# How to prove that: If two binary operations are anti-isomorphic and one of them is associative then the second one also will be associative?

We know what is called an anti-isomorphic operation on a set S.
it is just a one two one $g$ function mapping from $S$ to $S$.
$g: S \rightarrow S$. and it satisfy this condition
$g(xy)= g(y)g(x)$.

let`s say $\circ$ and $*$ is an anti-isomorphic binary operation on a set S.
if $S=\{1,2,3\}$ or if cardinality of $S=3$, and if it is a finite set, and
$\begin{array}{c|ccccc} \circ & & & \\ \hline & 1& 1& 1& \\ & 1& 2& 3& \\ & 1& 1& 1& \end{array}$
Then it is an associative operation and it has only one anti-isomorphic operation!
$\begin{array}{c|ccccc} * & & & \\ \hline & 1& 1& 1& \\ & 1& 2& 1& \\ & 1& 3& 1& \end{array}$
Which is again associative!
We know that basically an anti-isomorphic operations Cayley tables are transpose matrices to each other.

I need to know if a binary operation has a lot of anti-isomorphism operation, then will all of them associative?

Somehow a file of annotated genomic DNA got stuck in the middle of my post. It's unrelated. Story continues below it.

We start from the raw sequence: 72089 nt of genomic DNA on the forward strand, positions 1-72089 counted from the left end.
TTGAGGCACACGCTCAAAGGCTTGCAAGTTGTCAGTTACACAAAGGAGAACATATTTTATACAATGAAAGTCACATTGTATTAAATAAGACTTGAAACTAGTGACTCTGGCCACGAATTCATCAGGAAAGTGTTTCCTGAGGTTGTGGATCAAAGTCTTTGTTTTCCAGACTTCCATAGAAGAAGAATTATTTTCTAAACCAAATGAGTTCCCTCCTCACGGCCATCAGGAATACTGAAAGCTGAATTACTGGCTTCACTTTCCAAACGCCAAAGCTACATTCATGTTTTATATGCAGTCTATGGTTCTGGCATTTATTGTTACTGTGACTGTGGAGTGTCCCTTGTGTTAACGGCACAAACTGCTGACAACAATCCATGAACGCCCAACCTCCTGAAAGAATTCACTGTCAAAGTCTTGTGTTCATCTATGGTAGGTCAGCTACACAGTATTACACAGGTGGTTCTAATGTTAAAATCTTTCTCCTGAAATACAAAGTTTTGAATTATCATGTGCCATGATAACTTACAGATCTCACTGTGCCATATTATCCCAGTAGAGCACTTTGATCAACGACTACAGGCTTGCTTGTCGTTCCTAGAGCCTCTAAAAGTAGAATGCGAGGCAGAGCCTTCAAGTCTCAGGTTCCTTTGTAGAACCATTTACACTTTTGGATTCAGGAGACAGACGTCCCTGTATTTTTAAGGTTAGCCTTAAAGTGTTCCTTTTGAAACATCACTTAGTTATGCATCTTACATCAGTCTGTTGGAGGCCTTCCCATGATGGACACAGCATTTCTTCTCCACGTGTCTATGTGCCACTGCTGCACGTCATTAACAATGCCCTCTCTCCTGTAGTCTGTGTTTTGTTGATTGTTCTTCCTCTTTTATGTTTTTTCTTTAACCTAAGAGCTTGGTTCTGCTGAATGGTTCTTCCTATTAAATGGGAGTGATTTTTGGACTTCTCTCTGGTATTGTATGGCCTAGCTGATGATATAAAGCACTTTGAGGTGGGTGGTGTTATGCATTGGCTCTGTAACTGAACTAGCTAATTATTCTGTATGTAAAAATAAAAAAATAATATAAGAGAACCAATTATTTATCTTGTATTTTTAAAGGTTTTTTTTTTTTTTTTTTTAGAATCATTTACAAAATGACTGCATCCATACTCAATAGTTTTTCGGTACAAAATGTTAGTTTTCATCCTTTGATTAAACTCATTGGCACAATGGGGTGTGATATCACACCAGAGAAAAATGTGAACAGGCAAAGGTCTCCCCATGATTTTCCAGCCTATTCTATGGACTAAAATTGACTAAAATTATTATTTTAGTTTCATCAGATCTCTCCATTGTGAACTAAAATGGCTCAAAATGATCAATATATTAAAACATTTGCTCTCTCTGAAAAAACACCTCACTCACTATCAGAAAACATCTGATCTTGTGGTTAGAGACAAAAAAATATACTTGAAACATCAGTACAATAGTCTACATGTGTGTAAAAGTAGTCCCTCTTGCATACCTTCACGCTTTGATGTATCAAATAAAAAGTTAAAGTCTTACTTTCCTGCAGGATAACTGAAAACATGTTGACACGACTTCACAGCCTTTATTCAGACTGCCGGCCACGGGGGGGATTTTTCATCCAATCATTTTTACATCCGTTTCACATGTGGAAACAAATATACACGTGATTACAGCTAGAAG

Also what about if S is an infinite set or uncountable set?
If they will be associative as well then I need to know How to prove it?

Let $g\colon (S,\circ)\to (S,*)$ be the antiisomorphism and $h\colon S\to S$ be its inverse. By assumption $$g(x\circ y)=g(y)*g(x)$$ and it's easy to prove that $h$ is an antiisomorphism as well: $$h(x*y)=h(y)\circ h(x)$$ (prove it).
Now, suppose $*$ is associative. Then \begin{align} x\circ (y\circ z)&=h(g(x))\circ(h(g(y)\circ h(g(z)))\\ &=h(g(x))\circ(h(g(z)*g(y)))\\ &=h(g(x))\circ(h(g(y\circ z)))\\ &=h(g(y\circ z)*g(x)))\\ &=h((g(z)*g(y))*g(x))\\ &=h(g(z)*(g(y)*g(x))) &&\text{by associativity of $*$}\\ &=\dots \end{align}